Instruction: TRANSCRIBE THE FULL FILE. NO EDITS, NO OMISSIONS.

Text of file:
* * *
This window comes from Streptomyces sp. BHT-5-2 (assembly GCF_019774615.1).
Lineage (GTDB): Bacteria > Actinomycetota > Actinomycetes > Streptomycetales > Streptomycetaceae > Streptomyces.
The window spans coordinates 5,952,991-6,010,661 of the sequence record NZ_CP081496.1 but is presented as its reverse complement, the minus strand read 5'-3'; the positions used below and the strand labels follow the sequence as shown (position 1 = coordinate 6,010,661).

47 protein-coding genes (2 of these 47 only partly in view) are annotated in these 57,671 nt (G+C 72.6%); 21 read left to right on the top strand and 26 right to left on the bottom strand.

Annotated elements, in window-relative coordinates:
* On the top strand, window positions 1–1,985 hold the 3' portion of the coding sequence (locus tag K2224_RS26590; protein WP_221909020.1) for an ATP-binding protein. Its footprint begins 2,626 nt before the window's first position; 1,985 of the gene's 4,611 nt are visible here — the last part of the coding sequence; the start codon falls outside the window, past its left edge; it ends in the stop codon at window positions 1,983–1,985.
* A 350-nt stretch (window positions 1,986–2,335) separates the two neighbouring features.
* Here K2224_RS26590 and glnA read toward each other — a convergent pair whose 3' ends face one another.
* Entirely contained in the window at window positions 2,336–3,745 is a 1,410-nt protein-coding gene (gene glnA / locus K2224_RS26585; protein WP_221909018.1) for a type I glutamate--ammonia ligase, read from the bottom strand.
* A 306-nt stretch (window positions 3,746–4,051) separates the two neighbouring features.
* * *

This window comes from Streptomyces sp. BHT-5-2 (assembly GCF_019774615.1).
Lineage (GTDB): Bacteria > Actinomycetota > Actinomycetes > Streptomycetales > Streptomycetaceae > Streptomyces.
The window spans coordinates 5,952,991-6,010,661 of the sequence record NZ_CP081496.1 but is presented as its reverse complement, the minus strand read 5'-3'; the positions used below and the strand labels follow the sequence as shown (position 1 = coordinate 6,010,661).

47 protein-coding genes (2 of these 47 only partly in view) are annotated in these 57,671 nt (G+C 72.6%); 21 read left to right on the top strand and 26 right to left on the bottom strand.

Annotated elements, in window-relative coordinates:
* On the top strand, window positions 1–1,985 hold the 3' portion of the coding sequence (locus tag K2224_RS26590; protein WP_221909020.1) for an ATP-binding protein. Its footprint begins 2,626 nt before the window's first position; 1,985 of the gene's 4,611 nt are visible here — the last part of the coding sequence; the start codon falls outside the window, past its left edge; it ends in the stop codon at window positions 1,983–1,985.
* A 350-nt stretch (window positions 1,986–2,335) separates the two neighbouring features.
* Here K2224_RS26590 and glnA read toward each other — a convergent pair whose 3' ends face one another.
* Entirely contained in the window at window positions 2,336–3,745 is a 1,410-nt protein-coding gene (gene glnA / locus K2224_RS26585; protein WP_221909018.1) for a type I glutamate--ammonia ligase, read from the bottom strand.
* A 306-nt stretch (window positions 3,746–4,051) separates the two neighbouring features.